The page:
This is not the case with Nakia. In fact, it is quite the opposite. Nakia brings up the fact that Wakanda should ditch its isolationist policies early on in the film to her [ex]-love T’Challa. This is informed by what she has seen in her time abroad as a spy. She gives an impassioned speech about why Wakanda dragging their feet on this is not a good look and honestly says something about their sense of morality. She details that Wakanda has the power, money, technology, and resources to free her sibling countries on the continent—the right way—and argues that they could “do it better”. And just so we don’t think Nakia is all talk when it comes to this, the first time we see her appear in the film, she is literally on an undercover mission to save Nigerian girls from what looks like a stand-in for Boko Haram.
Support Wear Your Voice: “Nakia, Okoye, Shuri, Ramonda” Panther Collection
See? Nakia is about doing the work. And she is all about getting her hands dirty to accomplish this. So why is it that her viewpoint has not been as popular in this mainstream discussion? Of course, for me, it would be so easy to just blame it on misogynoir (seeing as that is what it mostly boils down too), but there are actually other things at play, especially when we consider liberation and the goal of saving and freeing Black lives. What am I getting at? Well, it has long been discussed that “Black Panther” is all about dichotomies and in this case, I see the film highlighting the difference between activists and advocates—through Erik and Nakia respectively—and what exactly happens when the former position is taken advantage of and perverted.
Organizers who happen to be Black femmes, Queer Black folx, and Trans Black folx will probably get war flashbacks as soon as I say this, but Erik reminds me of every cishet Black male “activist” that I encountered during my organizing days in college. They were always very bombastic, very charming, exceedingly charismatic, and always had “great ideas” in the abstract. They never had any real plans to implement their ideas or use them to engage the community at the center of their “activism”. These are the men who would show up to marches and protests with megaphones and semi-catchy chants (Black femmes and Queer/Trans Black folx always came up with better chants), but never linked up with these Black femme organizers to actually plan these marches and protests or helped with the clean up afterward or reach or reached out to the community that they were supposedly helping with this direct action. And at their worst? They morphed into reactions like Erik.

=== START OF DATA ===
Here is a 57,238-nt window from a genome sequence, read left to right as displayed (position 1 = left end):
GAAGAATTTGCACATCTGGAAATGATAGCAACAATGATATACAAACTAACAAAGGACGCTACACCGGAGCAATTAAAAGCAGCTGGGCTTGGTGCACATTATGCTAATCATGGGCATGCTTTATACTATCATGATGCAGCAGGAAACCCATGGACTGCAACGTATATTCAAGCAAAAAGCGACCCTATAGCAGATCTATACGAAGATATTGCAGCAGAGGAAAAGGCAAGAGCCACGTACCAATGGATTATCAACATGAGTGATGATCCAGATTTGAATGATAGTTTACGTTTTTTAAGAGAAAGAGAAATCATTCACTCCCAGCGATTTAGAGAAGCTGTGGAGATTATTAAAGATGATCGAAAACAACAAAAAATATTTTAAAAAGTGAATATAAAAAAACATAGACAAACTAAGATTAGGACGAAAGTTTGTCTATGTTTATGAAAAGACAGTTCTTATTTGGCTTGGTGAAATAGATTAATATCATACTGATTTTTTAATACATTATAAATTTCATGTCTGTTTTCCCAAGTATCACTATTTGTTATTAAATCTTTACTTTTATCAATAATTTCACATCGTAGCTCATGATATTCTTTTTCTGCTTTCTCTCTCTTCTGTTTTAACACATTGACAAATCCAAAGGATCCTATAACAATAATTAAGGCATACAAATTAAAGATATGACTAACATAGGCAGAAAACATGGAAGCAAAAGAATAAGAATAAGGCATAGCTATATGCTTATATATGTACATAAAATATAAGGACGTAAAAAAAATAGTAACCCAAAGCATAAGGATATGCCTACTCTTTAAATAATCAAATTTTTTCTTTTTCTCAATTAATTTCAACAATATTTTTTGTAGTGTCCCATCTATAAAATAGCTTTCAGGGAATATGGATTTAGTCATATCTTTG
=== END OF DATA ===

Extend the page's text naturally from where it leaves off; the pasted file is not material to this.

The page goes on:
Advocates like Nakia counter this. She reminds me of larger-than-life, yet grounded Black femme activists that I met back then as well. They, just like Nakia, were about doing the work…regardless of if proper credit was given to them. They were the ones to plan the protests, the marches, the rallies; to reach out to the families of slain Black people to see how they could help; to step into government offices and refuse to leave until something was done. This kind of work not only required them to deeply immerse themselves in the community around them, but it also required that they exercise great empathy and discernment and now exactly when to step back when the community was ready to advocate for itself. And this is an empathy that possesses no ulterior motives and does not depend on the blood-lust or imperialistic aspirations. Erik, for all his intellect and passion, wouldn’t have known how to carry something like that out.
This is why Nakia is the MVP of “Black Panther”— if anyone is revolutionary here, it is her. She has always been ready to answer the call of Black people in Africa and abroad and has never required the blood sacrifice of her people to save them.
And for that? I stan.
Author Bio: Clarkisha Kent, aka Lex Luther, aka [REDACTED] doubles, triples, and quadruples as a Blerd, a Crystal Gem, and a Care-Free Black Girl. She is the co-creator of the entertainment blog Sublime Zoo and co-creator of the podcast We Robbed A Zoo. She has also been featured on The Root, The Establishment, and BET. Fun Fact: Her nemeses include Lena Dunham, Frank Grillo, and Taylor Swift.